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KADENA AIR BASE, Okinawa — An F-15C from the 67th Fighter Squadron here lost part of the leading edge of its left horizontal stabilizer (tail wing), during a routine training mission Tuesday, Kadena officials announced via a news release.

The incident occurred around 10:30 a.m. over water about 115 miles northwest of Okinawa in the training area dubbed W-179, the release stated. Kadena officials say the loss of the leading edge didn’t affect the aircraft’s stability, and the pilot didn’t experience any aircraft control problems.

The affected pilot’s wingman performed an in-flight visual check to identify the problem. The aircraft took an over-water approach to return to Kadena and landed without problem at approximately 10:50 a.m. Officials said at no time was the local community in danger.

By Tuesday afternoon, maintenance officials had determined the in-flight emergency’s cause: “water incursion into the left horizontal stabilizer,” a base spokeswoman stated in an e-mail. The maintenance personnel determined the water froze and expanded at high altitude, causing part of the stabilizer’s leading edge to break away under the heavy stresses, or ‘g’ loads, that basic fighter maneuvers place upon fighter aircraft.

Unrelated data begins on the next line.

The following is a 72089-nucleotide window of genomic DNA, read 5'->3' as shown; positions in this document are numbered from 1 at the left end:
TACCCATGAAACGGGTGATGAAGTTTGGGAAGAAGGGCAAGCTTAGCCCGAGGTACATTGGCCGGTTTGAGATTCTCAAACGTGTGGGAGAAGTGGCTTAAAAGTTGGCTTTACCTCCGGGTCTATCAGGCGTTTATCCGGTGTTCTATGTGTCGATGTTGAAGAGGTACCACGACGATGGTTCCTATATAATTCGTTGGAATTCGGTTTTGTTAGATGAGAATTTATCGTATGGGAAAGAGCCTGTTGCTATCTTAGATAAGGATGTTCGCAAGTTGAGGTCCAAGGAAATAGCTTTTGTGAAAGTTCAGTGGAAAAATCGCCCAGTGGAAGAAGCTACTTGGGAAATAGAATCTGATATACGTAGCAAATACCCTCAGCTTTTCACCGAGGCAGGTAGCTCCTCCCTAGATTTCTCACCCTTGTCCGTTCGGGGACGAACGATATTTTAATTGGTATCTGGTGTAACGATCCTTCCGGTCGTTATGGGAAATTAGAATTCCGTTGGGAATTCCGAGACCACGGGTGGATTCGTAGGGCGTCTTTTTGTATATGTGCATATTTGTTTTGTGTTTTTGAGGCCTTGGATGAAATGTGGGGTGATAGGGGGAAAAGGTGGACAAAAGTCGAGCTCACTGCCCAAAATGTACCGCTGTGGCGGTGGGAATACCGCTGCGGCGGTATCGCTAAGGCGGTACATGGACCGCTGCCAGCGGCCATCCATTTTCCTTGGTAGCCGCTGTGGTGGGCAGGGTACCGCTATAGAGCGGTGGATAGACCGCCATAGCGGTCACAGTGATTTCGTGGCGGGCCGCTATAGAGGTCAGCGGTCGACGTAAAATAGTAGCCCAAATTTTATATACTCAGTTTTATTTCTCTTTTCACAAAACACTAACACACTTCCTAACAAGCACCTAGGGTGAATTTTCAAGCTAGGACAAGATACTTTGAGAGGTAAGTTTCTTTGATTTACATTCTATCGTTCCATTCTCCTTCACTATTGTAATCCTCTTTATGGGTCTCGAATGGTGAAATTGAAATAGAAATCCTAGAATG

The spokeswoman stated that maneuvers requiring high ‘g’ loads occur only in training areas far off Okinawa and that normal flight produces too little stress to cause the problem.

She also stated that in-flight visual checks are required after every training mission, and pilots inspect each aircraft prior to departing the training ranges. If any structural problems are noticed, pilots conduct a “standard phased” return to Kadena, which includes decreasing air speed, conducting controllability checks and avoiding populated areas by approaching over water.

The maintenance officials stated the stabilizer could be replaced in about four or five hours, and the aircraft would ready to support Wednesday F-15 training.

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